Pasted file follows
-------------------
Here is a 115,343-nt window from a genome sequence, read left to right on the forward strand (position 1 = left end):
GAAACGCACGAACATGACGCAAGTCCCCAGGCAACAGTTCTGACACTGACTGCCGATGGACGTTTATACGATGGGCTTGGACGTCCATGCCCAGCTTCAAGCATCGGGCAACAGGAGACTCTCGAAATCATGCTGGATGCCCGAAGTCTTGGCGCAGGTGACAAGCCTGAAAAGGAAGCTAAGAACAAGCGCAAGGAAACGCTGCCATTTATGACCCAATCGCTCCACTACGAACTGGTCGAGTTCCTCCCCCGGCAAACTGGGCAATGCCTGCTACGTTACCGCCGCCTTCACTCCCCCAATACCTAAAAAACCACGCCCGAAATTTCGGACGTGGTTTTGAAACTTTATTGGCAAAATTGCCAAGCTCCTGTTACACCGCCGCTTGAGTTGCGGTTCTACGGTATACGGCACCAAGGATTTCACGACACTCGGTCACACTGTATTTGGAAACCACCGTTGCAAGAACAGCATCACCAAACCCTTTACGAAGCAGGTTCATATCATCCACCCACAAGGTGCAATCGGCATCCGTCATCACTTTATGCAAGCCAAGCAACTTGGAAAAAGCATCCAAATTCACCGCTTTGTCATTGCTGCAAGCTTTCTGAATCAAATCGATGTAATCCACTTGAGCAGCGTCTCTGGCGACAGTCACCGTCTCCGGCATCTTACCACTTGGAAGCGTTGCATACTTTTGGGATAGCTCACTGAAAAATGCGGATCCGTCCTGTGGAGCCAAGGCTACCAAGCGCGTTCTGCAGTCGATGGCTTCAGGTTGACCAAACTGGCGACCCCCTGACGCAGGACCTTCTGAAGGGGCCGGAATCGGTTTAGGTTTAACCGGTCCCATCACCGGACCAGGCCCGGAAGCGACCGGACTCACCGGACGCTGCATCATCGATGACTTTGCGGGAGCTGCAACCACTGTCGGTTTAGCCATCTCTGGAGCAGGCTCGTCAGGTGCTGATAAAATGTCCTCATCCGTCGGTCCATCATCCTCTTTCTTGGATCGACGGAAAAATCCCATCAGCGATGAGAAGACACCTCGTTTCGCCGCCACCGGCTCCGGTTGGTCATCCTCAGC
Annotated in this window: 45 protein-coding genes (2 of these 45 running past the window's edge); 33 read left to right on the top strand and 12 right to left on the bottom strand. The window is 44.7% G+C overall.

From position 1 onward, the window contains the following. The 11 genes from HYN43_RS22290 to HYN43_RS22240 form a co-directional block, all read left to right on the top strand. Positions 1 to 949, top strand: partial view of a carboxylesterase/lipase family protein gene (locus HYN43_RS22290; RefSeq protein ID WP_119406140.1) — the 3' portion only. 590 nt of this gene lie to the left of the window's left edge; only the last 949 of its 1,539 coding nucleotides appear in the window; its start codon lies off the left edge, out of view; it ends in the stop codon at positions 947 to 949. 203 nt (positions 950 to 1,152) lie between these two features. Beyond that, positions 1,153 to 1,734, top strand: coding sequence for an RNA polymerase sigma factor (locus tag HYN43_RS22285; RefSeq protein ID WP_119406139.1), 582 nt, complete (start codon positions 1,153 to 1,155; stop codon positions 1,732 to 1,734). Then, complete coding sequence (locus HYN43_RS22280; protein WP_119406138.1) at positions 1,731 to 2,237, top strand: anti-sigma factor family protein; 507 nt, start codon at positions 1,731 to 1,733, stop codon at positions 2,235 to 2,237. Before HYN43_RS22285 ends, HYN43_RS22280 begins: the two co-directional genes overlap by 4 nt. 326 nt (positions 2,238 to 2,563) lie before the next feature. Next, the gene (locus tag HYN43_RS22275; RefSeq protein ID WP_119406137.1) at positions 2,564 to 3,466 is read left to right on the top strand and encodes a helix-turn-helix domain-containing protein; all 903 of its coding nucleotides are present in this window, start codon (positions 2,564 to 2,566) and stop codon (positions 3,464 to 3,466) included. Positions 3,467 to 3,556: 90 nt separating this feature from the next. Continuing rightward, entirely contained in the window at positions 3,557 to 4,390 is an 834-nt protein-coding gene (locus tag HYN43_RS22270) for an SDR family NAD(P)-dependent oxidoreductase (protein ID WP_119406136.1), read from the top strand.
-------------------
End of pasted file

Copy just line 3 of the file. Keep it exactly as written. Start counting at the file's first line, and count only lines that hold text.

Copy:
Annotated in this window: 45 protein-coding genes (2 of these 45 running past the window's edge); 33 read left to right on the top strand and 12 right to left on the bottom strand. The window is 44.7% G+C overall.